The desire to be partnered is something I felt starting when I was a teenager; at age 16 I thought I would be married by the time I was 25 (ha!). I wanted an intimate emotional connection, a relationship built on mutual support and encouragement. This desire led me to engage in a number of relationships some were good, others weren’t, and I have learned a lot along the way. As black women, we are faced with unique dating challenges. There are stereotypes about our physical appearance, our attitudes, and sexual proclivities. There are assumptions that we are desperate to be in relationships and therefore willing to tolerate inappropriate behavior from partners. There are messages from the media that make it seem like black women are not desirable marriage partners or that the reason we are single is because we are too picky. This is a lot to navigate in the search for love. Continue reading “3 Healthy Ways to Engage in Dating”
My last break up came suddenly; the relationship with my then-boyfriend wasn’t perfect (and in retrospect it had more problems than I acknowledged at the time) but things seemed to be going fairly well. After 7 months, for no clear reason that he could explain, he broke up with me and we never spoke again. I was heartbroken; it wasn’t the worst heart break I had ever experienced but it was painful. Break ups are hard and most of us have experienced at least one. Whether you initiated the end of the relationship or it came unexpectedly, break ups always involve some form of loss and pain. For better or worse, I have experienced a number of break ups and I have counseled people through the end of relationships that only lasted a month to people who are getting divorced after being married for more than a decade. In this post I share four healthy ways to get over a break up. Continue reading “4 Healthy Ways to Get Over a Break Up”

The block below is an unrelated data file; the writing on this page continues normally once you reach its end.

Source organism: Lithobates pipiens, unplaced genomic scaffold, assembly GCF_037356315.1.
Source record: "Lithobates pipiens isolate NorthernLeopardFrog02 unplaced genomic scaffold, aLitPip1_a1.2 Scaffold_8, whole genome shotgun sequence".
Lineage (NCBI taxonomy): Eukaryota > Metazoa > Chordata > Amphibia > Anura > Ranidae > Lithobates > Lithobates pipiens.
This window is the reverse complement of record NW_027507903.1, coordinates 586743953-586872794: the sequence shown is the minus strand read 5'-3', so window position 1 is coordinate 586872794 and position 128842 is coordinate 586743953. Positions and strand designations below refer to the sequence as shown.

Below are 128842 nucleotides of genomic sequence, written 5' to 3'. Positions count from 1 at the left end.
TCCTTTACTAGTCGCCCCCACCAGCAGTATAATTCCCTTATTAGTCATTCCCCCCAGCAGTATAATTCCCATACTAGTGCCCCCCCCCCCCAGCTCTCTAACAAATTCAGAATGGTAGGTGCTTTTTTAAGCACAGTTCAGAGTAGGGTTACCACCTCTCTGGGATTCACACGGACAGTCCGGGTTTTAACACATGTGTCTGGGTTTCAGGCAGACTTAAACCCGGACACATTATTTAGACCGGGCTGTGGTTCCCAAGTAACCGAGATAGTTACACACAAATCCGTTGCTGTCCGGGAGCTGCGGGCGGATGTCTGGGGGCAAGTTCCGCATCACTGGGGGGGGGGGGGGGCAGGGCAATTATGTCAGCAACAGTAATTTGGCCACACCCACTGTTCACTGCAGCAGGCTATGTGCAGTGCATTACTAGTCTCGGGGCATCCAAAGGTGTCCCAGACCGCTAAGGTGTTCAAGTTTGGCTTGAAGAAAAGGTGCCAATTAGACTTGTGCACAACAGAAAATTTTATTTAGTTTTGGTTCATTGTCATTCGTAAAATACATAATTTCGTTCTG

Self-love can make or break your Valentine’s Day whether you’re single or in a relationship. When I didn’t truly love myself (sometimes I still struggle with this), I always felt like the things boyfriends did to show their love for me fell short, or the happiness that their show of love brought would pass quickly. Part of the problem was that because I did not authentically love myself, I was looking for the people I dated to fill a void that only I could fill. If you are in a relationship this Valentine’s Day, you may be focusing on what your partner is going to do for you and if you’re single you may spend the time feeling down and complaining about potential partners. This year I charge you to do something different. I encourage you to reflect on how well you are loving yourself and to take some intentional steps to indulge in self-love on Valentine’s Day.
Continue reading “Self-Love for Valentines Day”